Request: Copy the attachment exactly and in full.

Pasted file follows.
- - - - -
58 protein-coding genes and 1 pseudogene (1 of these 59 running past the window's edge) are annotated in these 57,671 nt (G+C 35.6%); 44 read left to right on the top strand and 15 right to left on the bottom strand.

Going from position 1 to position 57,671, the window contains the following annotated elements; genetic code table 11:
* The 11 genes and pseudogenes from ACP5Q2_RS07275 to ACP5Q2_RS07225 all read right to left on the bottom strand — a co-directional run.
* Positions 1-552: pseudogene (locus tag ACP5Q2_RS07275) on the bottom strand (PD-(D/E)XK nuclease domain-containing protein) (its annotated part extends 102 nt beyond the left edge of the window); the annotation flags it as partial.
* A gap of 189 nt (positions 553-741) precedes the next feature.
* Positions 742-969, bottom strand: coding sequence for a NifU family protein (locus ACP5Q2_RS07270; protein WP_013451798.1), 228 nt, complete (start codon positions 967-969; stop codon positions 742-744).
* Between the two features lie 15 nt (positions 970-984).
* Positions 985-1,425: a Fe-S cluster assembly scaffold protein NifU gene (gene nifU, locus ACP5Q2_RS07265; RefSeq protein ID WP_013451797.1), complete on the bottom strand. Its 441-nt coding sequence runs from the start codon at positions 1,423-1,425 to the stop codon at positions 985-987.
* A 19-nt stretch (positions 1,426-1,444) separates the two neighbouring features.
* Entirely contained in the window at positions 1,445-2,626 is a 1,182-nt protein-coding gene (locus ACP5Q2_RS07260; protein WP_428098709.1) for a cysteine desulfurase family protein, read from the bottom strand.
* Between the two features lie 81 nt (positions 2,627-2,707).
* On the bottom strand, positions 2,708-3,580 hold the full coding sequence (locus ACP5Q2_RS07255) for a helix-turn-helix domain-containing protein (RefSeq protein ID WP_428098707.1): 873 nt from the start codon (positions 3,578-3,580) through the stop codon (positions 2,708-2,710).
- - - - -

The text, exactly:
58 protein-coding genes and 1 pseudogene (1 of these 59 running past the window's edge) are annotated in these 57,671 nt (G+C 35.6%); 44 read left to right on the top strand and 15 right to left on the bottom strand.

Going from position 1 to position 57,671, the window contains the following annotated elements; genetic code table 11:
* The 11 genes and pseudogenes from ACP5Q2_RS07275 to ACP5Q2_RS07225 all read right to left on the bottom strand — a co-directional run.
* Positions 1-552: pseudogene (locus tag ACP5Q2_RS07275) on the bottom strand (PD-(D/E)XK nuclease domain-containing protein) (its annotated part extends 102 nt beyond the left edge of the window); the annotation flags it as partial.
* A gap of 189 nt (positions 553-741) precedes the next feature.
* Positions 742-969, bottom strand: coding sequence for a NifU family protein (locus ACP5Q2_RS07270; protein WP_013451798.1), 228 nt, complete (start codon positions 967-969; stop codon positions 742-744).
* Between the two features lie 15 nt (positions 970-984).
* Positions 985-1,425: a Fe-S cluster assembly scaffold protein NifU gene (gene nifU, locus ACP5Q2_RS07265; RefSeq protein ID WP_013451797.1), complete on the bottom strand. Its 441-nt coding sequence runs from the start codon at positions 1,423-1,425 to the stop codon at positions 985-987.
* A 19-nt stretch (positions 1,426-1,444) separates the two neighbouring features.
* Entirely contained in the window at positions 1,445-2,626 is a 1,182-nt protein-coding gene (locus ACP5Q2_RS07260; protein WP_428098709.1) for a cysteine desulfurase family protein, read from the bottom strand.
* Between the two features lie 81 nt (positions 2,627-2,707).
* On the bottom strand, positions 2,708-3,580 hold the full coding sequence (locus ACP5Q2_RS07255) for a helix-turn-helix domain-containing protein (RefSeq protein ID WP_428098707.1): 873 nt from the start codon (positions 3,578-3,580) through the stop codon (positions 2,708-2,710).